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Kombo Yannick: Anglophone Crisis Survivor Speaks Out

Tijuana, Mexico - Kombo Yannick is one of the increasing number of African migrants and asylum seekers, as well as others from Asia and the...

Tijuana, Mexico - Kombo Yannick is one of the increasing number of African migrants and asylum seekers, as well as others from Asia and the Middle East, who have attempted to reach the US via Latin America over the last several years.

He and his wife stood in a group of Cameroonian asylum seekers. Next to them, were those from Eritrea, Pakistan, and central Mexico, each speaking their native languages, their voices drowned out by the sound of roaring traffic from the nearby highway overpass.

The line at the border can last for hours or even days, so many of those who wait camp out in tents, waiting for their turn for an interview with US Customs and Border Protection.

Yannick, a 30-year-old pastor from Cameroon, waited in line with about 100 other asylum seekers at the US-Tijuana border on a chilly afternoon in late December.

He and his wife had been in Tijuana for two days, and were speaking with an aid worker about where to find a bed for the night.

"My only goal is to find a way to cross the border," Yannick said, rubbing his gloved hands together to keep warm. We don't know exactly where we will go, we just have to wait," he told Al Jazeera.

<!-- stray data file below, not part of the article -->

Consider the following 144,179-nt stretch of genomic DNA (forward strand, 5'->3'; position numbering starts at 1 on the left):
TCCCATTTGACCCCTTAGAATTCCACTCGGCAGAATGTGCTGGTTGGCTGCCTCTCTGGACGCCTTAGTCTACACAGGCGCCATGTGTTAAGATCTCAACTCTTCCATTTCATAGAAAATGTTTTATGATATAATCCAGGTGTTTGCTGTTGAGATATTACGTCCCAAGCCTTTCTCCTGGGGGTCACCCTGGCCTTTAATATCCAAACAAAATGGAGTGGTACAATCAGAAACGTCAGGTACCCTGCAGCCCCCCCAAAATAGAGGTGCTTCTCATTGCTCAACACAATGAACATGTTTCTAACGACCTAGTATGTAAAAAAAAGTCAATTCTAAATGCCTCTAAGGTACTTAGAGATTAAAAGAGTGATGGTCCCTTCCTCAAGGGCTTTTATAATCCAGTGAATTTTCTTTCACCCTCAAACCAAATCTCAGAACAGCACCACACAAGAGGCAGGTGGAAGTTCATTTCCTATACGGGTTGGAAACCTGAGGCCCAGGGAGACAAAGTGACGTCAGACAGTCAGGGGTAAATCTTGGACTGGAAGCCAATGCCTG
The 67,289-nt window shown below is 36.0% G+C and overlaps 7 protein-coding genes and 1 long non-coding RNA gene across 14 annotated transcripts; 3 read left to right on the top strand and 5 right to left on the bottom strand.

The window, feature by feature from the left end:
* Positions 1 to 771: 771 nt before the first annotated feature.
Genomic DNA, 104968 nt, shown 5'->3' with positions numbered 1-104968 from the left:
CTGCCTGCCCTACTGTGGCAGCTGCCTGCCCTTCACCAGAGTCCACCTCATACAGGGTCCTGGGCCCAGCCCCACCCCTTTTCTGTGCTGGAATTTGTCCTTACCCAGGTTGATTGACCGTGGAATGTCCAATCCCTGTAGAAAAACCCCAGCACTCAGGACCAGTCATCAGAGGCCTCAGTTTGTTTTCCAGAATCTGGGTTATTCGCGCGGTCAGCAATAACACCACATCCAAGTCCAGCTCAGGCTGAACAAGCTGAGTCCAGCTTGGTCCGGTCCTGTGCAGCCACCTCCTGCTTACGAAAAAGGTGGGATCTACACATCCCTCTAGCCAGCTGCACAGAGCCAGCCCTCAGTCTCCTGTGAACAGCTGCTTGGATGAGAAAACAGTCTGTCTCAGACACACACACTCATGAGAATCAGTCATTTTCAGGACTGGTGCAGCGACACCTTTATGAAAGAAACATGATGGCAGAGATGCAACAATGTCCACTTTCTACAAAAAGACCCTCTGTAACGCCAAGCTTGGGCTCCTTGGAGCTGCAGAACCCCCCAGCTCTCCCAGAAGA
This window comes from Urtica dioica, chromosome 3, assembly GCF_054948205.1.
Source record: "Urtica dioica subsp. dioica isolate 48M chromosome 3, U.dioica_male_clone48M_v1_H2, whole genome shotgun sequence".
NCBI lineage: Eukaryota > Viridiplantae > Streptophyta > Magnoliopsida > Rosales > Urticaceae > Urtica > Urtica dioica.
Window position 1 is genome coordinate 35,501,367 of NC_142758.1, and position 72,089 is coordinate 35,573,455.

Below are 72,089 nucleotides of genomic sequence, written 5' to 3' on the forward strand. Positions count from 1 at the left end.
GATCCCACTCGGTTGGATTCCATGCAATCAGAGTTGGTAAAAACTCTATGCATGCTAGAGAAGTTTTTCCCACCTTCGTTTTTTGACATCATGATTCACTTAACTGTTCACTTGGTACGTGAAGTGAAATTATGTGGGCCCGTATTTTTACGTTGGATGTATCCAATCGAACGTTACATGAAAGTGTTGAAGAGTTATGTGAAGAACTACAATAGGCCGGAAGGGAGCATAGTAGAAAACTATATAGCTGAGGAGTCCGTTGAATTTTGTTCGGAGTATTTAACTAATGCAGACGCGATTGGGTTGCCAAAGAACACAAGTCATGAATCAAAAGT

Due to the danger involved in crossing the Mediterranean Sea from Libya to Europe, many people from African countries are instead choosing to seek asylum in the US, according to the United Nations High Commissioner for Refugees (UNHCR), which also attributes the trend to the overall rise in global migration.

Over the past several years, Mexico has seen a spike in asylum seekers from African countries, like Cameroon. The number of Cameroonian asylum seekers to Mexico increased from 23 in 2016 to 105 in 2017, according to data provided to Al Jazeera from UNHCR.

The number of Cameroonians applying for asylum in the US has also increased by nearly 140 percent - from less than 600 to more than 1,300 - from 2012 to 2016, UNHCR said.

But, the number of Cameroonians who are granted asylum in the US has dropped steadily since 2007. According to UNHCR, this couldn't be attributed to any particular change in policy.

Although the route from Africa to the US via Latin America is significantly longer and comes with risks, it is considered less dangerous than going by boat to Europe via the Mediterranean.

As of June 6, more than 780 people died while attempting to cross the Mediterranean Sea, en route to Europe, according to the International Organization for Migration. Yannick's journey from Cameroon to Tijuana began in June 2017.

He and his wife took a series of busses across West Africa, travelling more than 3,000km from Cameroon to Senegal. From there they flew to Ecuador, which many African migrants use as an entry point into the Americas because of its easy visa requirements for African nationalities.

From Ecuador, they travelled north through Colombia to the Panamanian border. There, the most difficult part of their journey began.

"We saw corpses along the way," said Yannick of their week-long trek through the Darien Gap, between Colombia and Panama. That's where you see people giving up and saying they can't continue."

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